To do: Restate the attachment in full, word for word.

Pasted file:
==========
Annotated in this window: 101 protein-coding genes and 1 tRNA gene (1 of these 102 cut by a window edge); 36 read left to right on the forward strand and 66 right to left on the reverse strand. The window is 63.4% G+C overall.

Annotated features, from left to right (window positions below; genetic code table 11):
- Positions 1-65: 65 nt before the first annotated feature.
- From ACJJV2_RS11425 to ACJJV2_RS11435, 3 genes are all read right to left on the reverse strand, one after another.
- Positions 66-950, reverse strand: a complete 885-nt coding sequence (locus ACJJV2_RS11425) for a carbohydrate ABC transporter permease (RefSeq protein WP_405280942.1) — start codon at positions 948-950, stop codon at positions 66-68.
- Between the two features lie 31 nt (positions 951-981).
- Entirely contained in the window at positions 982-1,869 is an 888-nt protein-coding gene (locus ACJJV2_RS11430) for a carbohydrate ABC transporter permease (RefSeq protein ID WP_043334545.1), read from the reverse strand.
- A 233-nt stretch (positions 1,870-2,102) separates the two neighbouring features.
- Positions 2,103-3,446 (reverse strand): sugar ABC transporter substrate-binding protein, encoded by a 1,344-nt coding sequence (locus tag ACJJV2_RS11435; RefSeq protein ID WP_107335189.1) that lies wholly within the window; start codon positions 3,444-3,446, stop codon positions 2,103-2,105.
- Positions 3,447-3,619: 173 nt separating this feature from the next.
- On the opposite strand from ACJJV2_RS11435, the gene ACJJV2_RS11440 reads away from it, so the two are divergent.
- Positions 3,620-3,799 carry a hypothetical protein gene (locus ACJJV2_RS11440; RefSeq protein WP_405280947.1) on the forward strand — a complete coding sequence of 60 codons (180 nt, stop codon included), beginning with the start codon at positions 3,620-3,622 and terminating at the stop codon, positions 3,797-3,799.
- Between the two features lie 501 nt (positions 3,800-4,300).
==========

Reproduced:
Annotated in this window: 101 protein-coding genes and 1 tRNA gene (1 of these 102 cut by a window edge); 36 read left to right on the forward strand and 66 right to left on the reverse strand. The window is 63.4% G+C overall.

Annotated features, from left to right (window positions below; genetic code table 11):
- Positions 1-65: 65 nt before the first annotated feature.
- From ACJJV2_RS11425 to ACJJV2_RS11435, 3 genes are all read right to left on the reverse strand, one after another.
- Positions 66-950, reverse strand: a complete 885-nt coding sequence (locus ACJJV2_RS11425) for a carbohydrate ABC transporter permease (RefSeq protein WP_405280942.1) — start codon at positions 948-950, stop codon at positions 66-68.
- Between the two features lie 31 nt (positions 951-981).
- Entirely contained in the window at positions 982-1,869 is an 888-nt protein-coding gene (locus ACJJV2_RS11430) for a carbohydrate ABC transporter permease (RefSeq protein ID WP_043334545.1), read from the reverse strand.
- A 233-nt stretch (positions 1,870-2,102) separates the two neighbouring features.
- Positions 2,103-3,446 (reverse strand): sugar ABC transporter substrate-binding protein, encoded by a 1,344-nt coding sequence (locus tag ACJJV2_RS11435; RefSeq protein ID WP_107335189.1) that lies wholly within the window; start codon positions 3,444-3,446, stop codon positions 2,103-2,105.
- Positions 3,447-3,619: 173 nt separating this feature from the next.
- On the opposite strand from ACJJV2_RS11435, the gene ACJJV2_RS11440 reads away from it, so the two are divergent.
- Positions 3,620-3,799 carry a hypothetical protein gene (locus ACJJV2_RS11440; RefSeq protein WP_405280947.1) on the forward strand — a complete coding sequence of 60 codons (180 nt, stop codon included), beginning with the start codon at positions 3,620-3,622 and terminating at the stop codon, positions 3,797-3,799.
- Between the two features lie 501 nt (positions 3,800-4,300).